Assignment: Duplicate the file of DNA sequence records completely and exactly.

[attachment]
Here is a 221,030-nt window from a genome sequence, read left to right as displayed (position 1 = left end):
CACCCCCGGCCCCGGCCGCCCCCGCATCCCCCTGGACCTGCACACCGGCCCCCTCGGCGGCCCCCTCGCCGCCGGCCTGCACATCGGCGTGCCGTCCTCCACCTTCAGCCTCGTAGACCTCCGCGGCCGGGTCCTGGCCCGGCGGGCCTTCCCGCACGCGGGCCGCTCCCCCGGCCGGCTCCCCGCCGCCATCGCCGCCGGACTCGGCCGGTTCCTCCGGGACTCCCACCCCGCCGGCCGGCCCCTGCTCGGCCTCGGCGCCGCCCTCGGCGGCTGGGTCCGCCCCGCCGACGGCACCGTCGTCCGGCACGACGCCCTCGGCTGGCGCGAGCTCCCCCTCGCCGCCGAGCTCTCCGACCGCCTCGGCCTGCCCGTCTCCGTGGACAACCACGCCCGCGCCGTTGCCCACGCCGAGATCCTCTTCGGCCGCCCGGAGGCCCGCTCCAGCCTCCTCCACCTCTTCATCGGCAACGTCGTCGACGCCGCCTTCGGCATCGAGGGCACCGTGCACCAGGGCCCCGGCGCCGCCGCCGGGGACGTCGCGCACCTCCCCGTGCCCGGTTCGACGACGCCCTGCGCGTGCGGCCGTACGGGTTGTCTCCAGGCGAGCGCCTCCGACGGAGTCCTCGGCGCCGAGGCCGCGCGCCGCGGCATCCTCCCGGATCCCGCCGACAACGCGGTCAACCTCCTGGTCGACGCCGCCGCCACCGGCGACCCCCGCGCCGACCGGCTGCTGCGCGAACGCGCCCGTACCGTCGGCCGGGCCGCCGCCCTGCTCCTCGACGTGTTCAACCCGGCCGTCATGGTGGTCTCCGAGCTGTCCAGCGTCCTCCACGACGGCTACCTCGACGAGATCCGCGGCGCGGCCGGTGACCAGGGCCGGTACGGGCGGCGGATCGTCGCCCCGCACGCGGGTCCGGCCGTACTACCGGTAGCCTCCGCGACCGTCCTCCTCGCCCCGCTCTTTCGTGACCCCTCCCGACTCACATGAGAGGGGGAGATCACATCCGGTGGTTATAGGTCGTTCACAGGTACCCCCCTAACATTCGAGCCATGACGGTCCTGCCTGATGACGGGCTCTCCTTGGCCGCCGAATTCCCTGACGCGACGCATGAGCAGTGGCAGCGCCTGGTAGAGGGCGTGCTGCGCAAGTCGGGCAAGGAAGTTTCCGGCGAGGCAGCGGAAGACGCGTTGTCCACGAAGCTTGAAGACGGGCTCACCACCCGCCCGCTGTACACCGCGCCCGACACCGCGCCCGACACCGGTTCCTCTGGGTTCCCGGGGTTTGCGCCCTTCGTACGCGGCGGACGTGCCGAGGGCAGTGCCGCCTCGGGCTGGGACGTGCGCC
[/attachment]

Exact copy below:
Here is a 221,030-nt window from a genome sequence, read left to right as displayed (position 1 = left end):
CACCCCCGGCCCCGGCCGCCCCCGCATCCCCCTGGACCTGCACACCGGCCCCCTCGGCGGCCCCCTCGCCGCCGGCCTGCACATCGGCGTGCCGTCCTCCACCTTCAGCCTCGTAGACCTCCGCGGCCGGGTCCTGGCCCGGCGGGCCTTCCCGCACGCGGGCCGCTCCCCCGGCCGGCTCCCCGCCGCCATCGCCGCCGGACTCGGCCGGTTCCTCCGGGACTCCCACCCCGCCGGCCGGCCCCTGCTCGGCCTCGGCGCCGCCCTCGGCGGCTGGGTCCGCCCCGCCGACGGCACCGTCGTCCGGCACGACGCCCTCGGCTGGCGCGAGCTCCCCCTCGCCGCCGAGCTCTCCGACCGCCTCGGCCTGCCCGTCTCCGTGGACAACCACGCCCGCGCCGTTGCCCACGCCGAGATCCTCTTCGGCCGCCCGGAGGCCCGCTCCAGCCTCCTCCACCTCTTCATCGGCAACGTCGTCGACGCCGCCTTCGGCATCGAGGGCACCGTGCACCAGGGCCCCGGCGCCGCCGCCGGGGACGTCGCGCACCTCCCCGTGCCCGGTTCGACGACGCCCTGCGCGTGCGGCCGTACGGGTTGTCTCCAGGCGAGCGCCTCCGACGGAGTCCTCGGCGCCGAGGCCGCGCGCCGCGGCATCCTCCCGGATCCCGCCGACAACGCGGTCAACCTCCTGGTCGACGCCGCCGCCACCGGCGACCCCCGCGCCGACCGGCTGCTGCGCGAACGCGCCCGTACCGTCGGCCGGGCCGCCGCCCTGCTCCTCGACGTGTTCAACCCGGCCGTCATGGTGGTCTCCGAGCTGTCCAGCGTCCTCCACGACGGCTACCTCGACGAGATCCGCGGCGCGGCCGGTGACCAGGGCCGGTACGGGCGGCGGATCGTCGCCCCGCACGCGGGTCCGGCCGTACTACCGGTAGCCTCCGCGACCGTCCTCCTCGCCCCGCTCTTTCGTGACCCCTCCCGACTCACATGAGAGGGGGAGATCACATCCGGTGGTTATAGGTCGTTCACAGGTACCCCCCTAACATTCGAGCCATGACGGTCCTGCCTGATGACGGGCTCTCCTTGGCCGCCGAATTCCCTGACGCGACGCATGAGCAGTGGCAGCGCCTGGTAGAGGGCGTGCTGCGCAAGTCGGGCAAGGAAGTTTCCGGCGAGGCAGCGGAAGACGCGTTGTCCACGAAGCTTGAAGACGGGCTCACCACCCGCCCGCTGTACACCGCGCCCGACACCGCGCCCGACACCGGTTCCTCTGGGTTCCCGGGGTTTGCGCCCTTCGTACGCGGCGGACGTGCCGAGGGCAGTGCCGCCTCGGGCTGGGACGTGCGCC